Having spent the last 18 months in a prison in Peshawar, Tehreek-e Nifaz-e Shariat-e Muhammadi (TNSM) founder Sufi Muhammad is finally going to see a trial on charges of sedition, with procedings set to begin later this month.
Muhammad was behind the negotiation of the controversial Malakand peace deal, which sparked US condemnation as a “surrender to terrorism” and allowed the expansion of Sharia courts in the Malakand region in Pakistan’s Northwest Frontier Province (NWFP).
After US complaints the Pakistani government quickly abandoned the Malakand deal, ostensibly because of the “threat” posed by the much smaller Tehreek-e Taliban Pakistan (TTP) Swat Valley wing. Once the fighting began, however, troops soon began arresting TNSM leaders as well as the TTP.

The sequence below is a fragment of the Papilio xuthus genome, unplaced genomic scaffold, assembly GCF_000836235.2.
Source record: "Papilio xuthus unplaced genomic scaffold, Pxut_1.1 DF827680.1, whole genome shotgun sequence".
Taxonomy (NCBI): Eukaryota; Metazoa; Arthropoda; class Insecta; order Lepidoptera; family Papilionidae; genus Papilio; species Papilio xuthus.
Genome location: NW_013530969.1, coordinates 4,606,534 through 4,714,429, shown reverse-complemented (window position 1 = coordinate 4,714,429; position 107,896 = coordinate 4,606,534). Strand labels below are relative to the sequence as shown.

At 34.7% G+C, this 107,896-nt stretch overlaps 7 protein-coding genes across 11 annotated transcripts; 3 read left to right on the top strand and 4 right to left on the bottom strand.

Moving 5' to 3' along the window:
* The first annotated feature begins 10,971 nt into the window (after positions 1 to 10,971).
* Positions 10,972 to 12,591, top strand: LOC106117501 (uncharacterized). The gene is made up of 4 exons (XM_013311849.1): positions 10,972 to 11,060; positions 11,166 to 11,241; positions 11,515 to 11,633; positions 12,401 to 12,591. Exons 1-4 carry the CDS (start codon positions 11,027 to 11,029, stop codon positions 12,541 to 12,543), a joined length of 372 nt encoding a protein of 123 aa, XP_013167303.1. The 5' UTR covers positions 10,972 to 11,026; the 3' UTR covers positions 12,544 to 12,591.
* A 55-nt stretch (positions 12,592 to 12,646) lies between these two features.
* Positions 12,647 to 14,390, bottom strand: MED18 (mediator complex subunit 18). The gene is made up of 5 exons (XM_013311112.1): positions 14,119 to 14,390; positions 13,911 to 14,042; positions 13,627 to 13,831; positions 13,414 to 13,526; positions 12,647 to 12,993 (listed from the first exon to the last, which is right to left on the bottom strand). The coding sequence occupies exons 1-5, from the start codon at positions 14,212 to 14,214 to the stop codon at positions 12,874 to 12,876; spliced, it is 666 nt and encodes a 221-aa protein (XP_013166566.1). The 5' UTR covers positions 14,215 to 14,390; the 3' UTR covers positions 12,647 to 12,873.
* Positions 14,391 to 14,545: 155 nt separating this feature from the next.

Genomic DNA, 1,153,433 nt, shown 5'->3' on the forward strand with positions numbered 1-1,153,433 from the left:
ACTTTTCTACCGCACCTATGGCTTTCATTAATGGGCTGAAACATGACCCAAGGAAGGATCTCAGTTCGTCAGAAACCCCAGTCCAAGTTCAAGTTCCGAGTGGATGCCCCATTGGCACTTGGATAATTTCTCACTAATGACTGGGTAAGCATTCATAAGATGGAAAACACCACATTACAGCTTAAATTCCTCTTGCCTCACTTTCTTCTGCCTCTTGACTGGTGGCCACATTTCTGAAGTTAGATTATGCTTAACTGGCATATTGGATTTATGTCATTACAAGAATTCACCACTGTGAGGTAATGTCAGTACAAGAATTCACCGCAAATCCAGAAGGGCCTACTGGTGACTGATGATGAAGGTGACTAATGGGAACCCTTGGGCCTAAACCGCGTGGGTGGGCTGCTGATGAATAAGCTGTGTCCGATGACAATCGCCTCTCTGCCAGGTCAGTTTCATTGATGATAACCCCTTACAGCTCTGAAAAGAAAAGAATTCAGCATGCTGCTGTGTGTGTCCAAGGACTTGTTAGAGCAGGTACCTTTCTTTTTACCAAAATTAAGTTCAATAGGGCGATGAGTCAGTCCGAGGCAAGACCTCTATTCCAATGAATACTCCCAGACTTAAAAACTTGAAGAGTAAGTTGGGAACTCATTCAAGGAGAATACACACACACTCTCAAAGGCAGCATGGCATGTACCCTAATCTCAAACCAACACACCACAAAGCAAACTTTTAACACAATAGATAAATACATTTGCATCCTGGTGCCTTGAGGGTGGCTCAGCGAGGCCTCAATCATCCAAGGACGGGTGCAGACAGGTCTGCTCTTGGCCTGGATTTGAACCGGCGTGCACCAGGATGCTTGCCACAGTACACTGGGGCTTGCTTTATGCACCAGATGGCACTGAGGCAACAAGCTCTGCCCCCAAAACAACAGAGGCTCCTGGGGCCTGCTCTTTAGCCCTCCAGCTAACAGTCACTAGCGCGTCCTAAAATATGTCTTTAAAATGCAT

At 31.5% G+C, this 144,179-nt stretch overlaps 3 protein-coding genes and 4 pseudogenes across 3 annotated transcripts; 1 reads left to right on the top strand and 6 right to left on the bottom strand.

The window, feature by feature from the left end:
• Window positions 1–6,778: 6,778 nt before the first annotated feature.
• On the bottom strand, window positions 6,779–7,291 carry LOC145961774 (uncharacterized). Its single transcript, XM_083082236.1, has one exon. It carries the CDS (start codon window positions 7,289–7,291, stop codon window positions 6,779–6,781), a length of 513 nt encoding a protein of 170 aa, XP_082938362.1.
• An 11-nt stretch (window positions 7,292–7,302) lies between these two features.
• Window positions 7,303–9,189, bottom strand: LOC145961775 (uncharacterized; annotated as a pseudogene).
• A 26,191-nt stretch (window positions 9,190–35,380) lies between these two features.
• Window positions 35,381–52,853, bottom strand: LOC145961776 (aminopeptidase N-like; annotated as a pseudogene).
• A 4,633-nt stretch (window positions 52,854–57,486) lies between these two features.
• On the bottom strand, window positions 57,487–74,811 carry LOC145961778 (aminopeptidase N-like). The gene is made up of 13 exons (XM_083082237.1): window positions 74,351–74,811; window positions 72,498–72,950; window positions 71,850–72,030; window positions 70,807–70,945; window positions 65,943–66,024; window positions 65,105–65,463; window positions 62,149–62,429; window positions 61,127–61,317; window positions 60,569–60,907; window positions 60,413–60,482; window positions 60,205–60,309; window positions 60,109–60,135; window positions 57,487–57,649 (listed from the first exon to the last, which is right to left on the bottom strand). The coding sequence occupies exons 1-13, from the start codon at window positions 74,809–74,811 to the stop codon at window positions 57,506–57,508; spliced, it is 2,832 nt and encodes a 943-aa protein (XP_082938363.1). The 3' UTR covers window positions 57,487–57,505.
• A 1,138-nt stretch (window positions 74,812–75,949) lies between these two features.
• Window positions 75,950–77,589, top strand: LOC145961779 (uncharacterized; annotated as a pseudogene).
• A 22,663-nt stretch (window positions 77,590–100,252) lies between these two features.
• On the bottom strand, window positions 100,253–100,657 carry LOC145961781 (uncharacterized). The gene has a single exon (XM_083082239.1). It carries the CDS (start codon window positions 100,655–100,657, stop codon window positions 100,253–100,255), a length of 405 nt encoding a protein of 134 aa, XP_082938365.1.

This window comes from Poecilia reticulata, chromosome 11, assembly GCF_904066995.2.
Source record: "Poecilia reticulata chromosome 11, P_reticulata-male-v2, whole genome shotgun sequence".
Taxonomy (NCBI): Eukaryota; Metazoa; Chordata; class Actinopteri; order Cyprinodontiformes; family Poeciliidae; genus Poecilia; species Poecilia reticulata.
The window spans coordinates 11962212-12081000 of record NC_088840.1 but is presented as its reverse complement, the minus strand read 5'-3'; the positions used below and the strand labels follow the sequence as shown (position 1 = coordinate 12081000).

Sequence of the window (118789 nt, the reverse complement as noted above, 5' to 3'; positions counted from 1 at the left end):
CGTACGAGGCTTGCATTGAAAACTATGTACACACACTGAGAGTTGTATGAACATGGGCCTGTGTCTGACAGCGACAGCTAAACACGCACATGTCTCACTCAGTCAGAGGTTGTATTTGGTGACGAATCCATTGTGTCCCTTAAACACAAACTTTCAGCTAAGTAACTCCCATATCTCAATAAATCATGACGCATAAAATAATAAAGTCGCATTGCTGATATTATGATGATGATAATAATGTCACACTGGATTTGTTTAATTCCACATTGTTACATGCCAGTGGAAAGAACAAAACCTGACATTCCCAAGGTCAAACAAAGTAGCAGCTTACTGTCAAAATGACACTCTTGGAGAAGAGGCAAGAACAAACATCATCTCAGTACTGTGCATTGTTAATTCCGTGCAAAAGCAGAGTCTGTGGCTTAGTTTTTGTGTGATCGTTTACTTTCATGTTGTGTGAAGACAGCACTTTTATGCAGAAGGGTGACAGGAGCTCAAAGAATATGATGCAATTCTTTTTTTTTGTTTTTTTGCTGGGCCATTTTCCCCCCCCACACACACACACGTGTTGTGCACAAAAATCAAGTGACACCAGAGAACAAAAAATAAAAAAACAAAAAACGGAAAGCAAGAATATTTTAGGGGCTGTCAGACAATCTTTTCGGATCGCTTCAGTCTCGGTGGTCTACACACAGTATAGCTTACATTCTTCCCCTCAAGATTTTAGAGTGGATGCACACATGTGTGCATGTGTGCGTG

The TNSM was able to garner support in the NWFP in no small part because the government’s court systems were so slow and inefficient. Ironically having Muhammad held for 18 months in prison before seeing trial will likely strengthen that view amongst the locals.
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